The first thing you might want to do is decide what on page content you might be after. Right-click on the content you wish to scrape and Inspect Element. There is also a neat little tool in the top left of the interface which looks like a cursor which can aid you identifying your element of choice.

Once you’ve got your element of choice highlighted right click > copy > Xpath or Outer HTML.
Please note, some elements do require knowledge of Xpath to extract them properly. Take a look over here on w3schools’ tutorial to find out more.

Once copied, paste your Xpath, CSSPath or regex into the extractor and select what part of that element you require. 

This can be a bit of trial and error when you first begin so try a range of options and hopefully you’ll get what you want with a bit of tinkering around. If you are interested in scraping, Mike King’s guide to scraping every single page offers a comprehensive guide.

Once you get the hang of using multiple custom extractors there is an option to save your current configuration. If you are regularly doing audits this can be useful!

Navigate to the right hand side of the Screaming Frog interface or the custom column to find your custom extracted data ready for use.

There’s heaps more you can do with the tool and loads of resources online. If you want to learn more a good place to start is the user guide and FAQs.

Screaming Frog SEO Spider Crawling Tips for Ecommerce Sites

1. Most of the Things you’re Struggling with can be Solved with a Ticky Box

I’ve used the SEO Spider tool for a good five or so years now, but there are still times when the tool doesn’t act how you want it to. That said, there’s a lot of things that can be solved by tweaking just a few settings, it’s just a matter of knowing where they are.

2. Eliminating all URL parameters in your crawl

This is an issue which some of you that have used the tool may be familiar with. Performing a crawl without removing your product parameters – shoe size, colour, brand etc – can result in a crawl with potentially millions of URLs. There’s a great article by Screaming Frog on how to crawl large sites which advises you to use the exclude function to strip out any URL parameter you don’t want to crawl (Configuration > Exclude). What I didn’t realise was, that if you just want to exclude all parameters, there’s a handy little ‘remove all’ checkbox that lets you do just that (Configuration > URL Rewriting).

3. Screaming Frog’s SEO Spider is an Amazing Scraping tool!

Custom extraction is something I’ve been playing around with for a while when crawling sites (Configuration > Custom > Extraction). For those who are unfamiliar; custom extraction basically allows you to scrape additional data from a URL when performing your crawls. Data such as:

  • The author of a blog post
  • How many comments a blog has received
  • Social media share counts
  • Email addresses mentioned on the page
  • Structured data – such as the average star rating of all of your products

There are 100s of possibilities when it comes to custom extraction – I may even be inspired to write a blog on this alone (we’ll see how well this one goes down first). This data is so valuable for internal SEO audits and for competitor analysis. It gives you extra insight into your pages and lets you draw more accurate conclusions on why a page or a set of pages is outperforming others.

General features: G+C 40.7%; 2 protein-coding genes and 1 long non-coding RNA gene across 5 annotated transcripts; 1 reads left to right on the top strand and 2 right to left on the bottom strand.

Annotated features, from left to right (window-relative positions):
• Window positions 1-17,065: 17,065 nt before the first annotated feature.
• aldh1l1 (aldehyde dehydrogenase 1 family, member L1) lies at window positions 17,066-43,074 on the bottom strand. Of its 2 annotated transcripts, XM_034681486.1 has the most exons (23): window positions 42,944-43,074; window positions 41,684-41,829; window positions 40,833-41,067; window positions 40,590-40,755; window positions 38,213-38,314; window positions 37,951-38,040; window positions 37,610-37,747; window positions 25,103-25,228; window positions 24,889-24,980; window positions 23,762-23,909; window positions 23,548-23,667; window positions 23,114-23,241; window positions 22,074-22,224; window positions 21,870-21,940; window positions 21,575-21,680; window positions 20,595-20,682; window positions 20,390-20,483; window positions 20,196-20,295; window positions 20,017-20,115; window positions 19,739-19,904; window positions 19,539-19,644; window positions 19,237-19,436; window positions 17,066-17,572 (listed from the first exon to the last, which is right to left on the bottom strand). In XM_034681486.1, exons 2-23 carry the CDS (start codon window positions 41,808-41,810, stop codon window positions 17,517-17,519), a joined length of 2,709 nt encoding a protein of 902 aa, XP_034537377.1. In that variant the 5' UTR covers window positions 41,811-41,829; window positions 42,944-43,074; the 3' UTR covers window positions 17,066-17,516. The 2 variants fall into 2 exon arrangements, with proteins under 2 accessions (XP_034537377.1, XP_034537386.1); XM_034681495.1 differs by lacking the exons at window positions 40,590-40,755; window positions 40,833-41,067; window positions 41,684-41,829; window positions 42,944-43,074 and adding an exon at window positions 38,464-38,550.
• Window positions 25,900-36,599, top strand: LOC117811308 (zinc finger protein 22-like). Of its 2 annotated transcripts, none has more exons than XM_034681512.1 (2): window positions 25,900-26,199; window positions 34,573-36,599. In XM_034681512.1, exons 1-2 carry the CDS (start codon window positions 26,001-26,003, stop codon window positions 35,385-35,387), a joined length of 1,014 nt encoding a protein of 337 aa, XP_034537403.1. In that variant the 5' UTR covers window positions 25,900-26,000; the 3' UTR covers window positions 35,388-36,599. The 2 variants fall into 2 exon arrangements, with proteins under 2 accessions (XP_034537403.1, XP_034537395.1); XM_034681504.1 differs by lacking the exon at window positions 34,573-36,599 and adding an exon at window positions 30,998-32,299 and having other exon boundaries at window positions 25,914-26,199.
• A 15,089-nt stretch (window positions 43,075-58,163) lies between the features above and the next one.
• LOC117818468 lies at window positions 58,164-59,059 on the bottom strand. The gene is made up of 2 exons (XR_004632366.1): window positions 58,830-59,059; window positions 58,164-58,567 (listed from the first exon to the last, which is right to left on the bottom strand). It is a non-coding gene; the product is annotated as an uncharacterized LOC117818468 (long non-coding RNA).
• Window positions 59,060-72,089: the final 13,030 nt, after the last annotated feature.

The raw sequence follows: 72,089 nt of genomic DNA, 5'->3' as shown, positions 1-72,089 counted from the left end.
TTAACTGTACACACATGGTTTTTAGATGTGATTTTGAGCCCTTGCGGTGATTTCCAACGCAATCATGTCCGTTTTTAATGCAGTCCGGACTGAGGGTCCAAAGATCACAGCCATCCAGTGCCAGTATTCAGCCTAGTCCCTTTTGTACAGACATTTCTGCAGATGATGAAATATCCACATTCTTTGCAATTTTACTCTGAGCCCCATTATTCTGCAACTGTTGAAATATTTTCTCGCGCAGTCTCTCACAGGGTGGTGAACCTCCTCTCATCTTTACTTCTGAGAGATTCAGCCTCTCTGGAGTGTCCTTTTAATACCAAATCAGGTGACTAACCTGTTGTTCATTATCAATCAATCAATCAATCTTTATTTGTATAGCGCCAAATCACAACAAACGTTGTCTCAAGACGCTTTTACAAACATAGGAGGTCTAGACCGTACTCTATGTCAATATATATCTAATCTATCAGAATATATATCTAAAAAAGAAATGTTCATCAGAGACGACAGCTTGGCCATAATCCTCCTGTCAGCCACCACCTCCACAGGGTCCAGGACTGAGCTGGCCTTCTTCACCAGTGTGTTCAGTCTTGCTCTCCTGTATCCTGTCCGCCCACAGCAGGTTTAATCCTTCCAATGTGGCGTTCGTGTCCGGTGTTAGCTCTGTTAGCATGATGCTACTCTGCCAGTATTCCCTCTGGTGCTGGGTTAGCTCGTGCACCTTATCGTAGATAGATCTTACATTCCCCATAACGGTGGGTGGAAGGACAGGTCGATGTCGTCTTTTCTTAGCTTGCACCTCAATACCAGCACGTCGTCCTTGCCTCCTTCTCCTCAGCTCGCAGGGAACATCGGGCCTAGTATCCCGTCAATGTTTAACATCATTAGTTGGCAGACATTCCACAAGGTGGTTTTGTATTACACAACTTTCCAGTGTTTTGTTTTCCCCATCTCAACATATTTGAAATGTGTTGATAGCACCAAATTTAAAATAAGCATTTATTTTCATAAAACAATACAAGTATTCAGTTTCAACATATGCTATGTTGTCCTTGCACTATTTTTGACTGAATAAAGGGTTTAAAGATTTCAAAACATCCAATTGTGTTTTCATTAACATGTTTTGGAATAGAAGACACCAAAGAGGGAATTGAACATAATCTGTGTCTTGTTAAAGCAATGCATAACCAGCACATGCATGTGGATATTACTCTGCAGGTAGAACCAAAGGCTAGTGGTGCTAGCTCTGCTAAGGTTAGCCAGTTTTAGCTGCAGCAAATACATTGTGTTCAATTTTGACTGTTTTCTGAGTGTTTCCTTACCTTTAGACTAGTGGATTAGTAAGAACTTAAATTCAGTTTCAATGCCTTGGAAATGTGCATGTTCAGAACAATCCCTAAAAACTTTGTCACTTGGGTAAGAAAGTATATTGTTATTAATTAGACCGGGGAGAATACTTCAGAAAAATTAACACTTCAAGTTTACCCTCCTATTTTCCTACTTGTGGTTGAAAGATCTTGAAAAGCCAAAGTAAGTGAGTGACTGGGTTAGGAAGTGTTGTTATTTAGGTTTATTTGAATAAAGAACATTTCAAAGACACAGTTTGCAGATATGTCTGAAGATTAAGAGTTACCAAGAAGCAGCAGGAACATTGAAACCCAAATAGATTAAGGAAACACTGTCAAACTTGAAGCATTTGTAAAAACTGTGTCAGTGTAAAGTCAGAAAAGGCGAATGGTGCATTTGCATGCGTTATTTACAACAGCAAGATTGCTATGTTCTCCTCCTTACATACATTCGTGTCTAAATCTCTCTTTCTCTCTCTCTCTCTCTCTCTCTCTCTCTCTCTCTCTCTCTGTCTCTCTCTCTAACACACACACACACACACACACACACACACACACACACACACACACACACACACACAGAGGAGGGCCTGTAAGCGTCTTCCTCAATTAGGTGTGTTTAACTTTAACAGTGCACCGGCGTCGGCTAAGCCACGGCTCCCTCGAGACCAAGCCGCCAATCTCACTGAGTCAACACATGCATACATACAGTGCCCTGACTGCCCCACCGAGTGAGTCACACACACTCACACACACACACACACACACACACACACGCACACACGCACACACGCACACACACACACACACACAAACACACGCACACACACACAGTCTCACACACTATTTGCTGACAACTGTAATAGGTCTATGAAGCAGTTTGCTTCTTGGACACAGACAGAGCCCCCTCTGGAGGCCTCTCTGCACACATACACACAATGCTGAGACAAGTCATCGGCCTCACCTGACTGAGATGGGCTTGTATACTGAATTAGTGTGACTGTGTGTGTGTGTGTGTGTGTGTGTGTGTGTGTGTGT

One of my favouirte things to do with custom extraction, is to pull out the number of products in a set of category pages. This data can help you determine which pages to remove or consolidate on your ecommerce site. For example, if you’ve got several category pages with less than five products in it say, and you’re competing with sites which contain 100’s of products, it’s highly unlikely you’re going to outrank them. In these cases, it could be best to canonicalise it into the parent category, noindex it or in some cases, just delete and redirect it if it receives little to no traffic.

Sometimes, however, I’d crawl a site and the custom extraction data was missing. I now realise this was down to the Javascript. By default, the SEO Spider will crawl in text only mode, i.e. the raw HTML from a site. However, some site functionality, such as the script which runs to tell us how many products there are on a page, is handled using JavaScript.

Putting the spider in JavaScript mode (Configuration > Spider > Rendering > JavaScript) and running the crawl on this set of URLs again unlocks this additional layer of data. Another headache solved by a simple drop-down menu.

4. Pull in Keyword and External Link Data into your Crawls.

Another really handy feature which I’ve experimented with, but not to its full potential, is the ability to tap into third-party APIs. As an SEO, there are a number of tools which I use on a daily basis: Google Analytics, Search Console, Ahrefs, Moz, this list goes on. The Spider Tool, lets you pull in data from all of these platforms, into one crawl. Data such as how many organic sessions your landing pages have generated, how many impressions a particular page has and how many external links point to your pages.

Knowing the data that’s available, and knowing what to do with it are two separate matters however, but through a number of exports and using the good old vlookup function, you can use this data to put together a handy content audit and prioritise areas of the site to work on. Let’s take the below as three very basic scenarios, all data which is available via the SEO Spider.

URL (SF)Organic Sessions (GA)External Links (AH)Internal Links (SF)Impressions (SC)Potential Solution
/product1100101000Low traffic but a decent number of page impressions. Few internal/external  links – focus on building these
/product2100130500Good organic traffic. Could be a result of the number of internal/external backlinks that point to this page.
/product35010300No inlinks may suggest an orphaned page/not in the sitemap. Potentially deleted product – redirect to an alternative
Key: SF = Screaming Frog, GA = Google Analytics, AH = Ahrefs, SC = Search Console

Again, by having the data all in one place, you’re able to get a better insight into the performance of your site, and put together an action plan of what to prioritise. Combine this with custom extraction data such as product reviews, product descriptions and so on, and it really does become a powerful spreadsheet.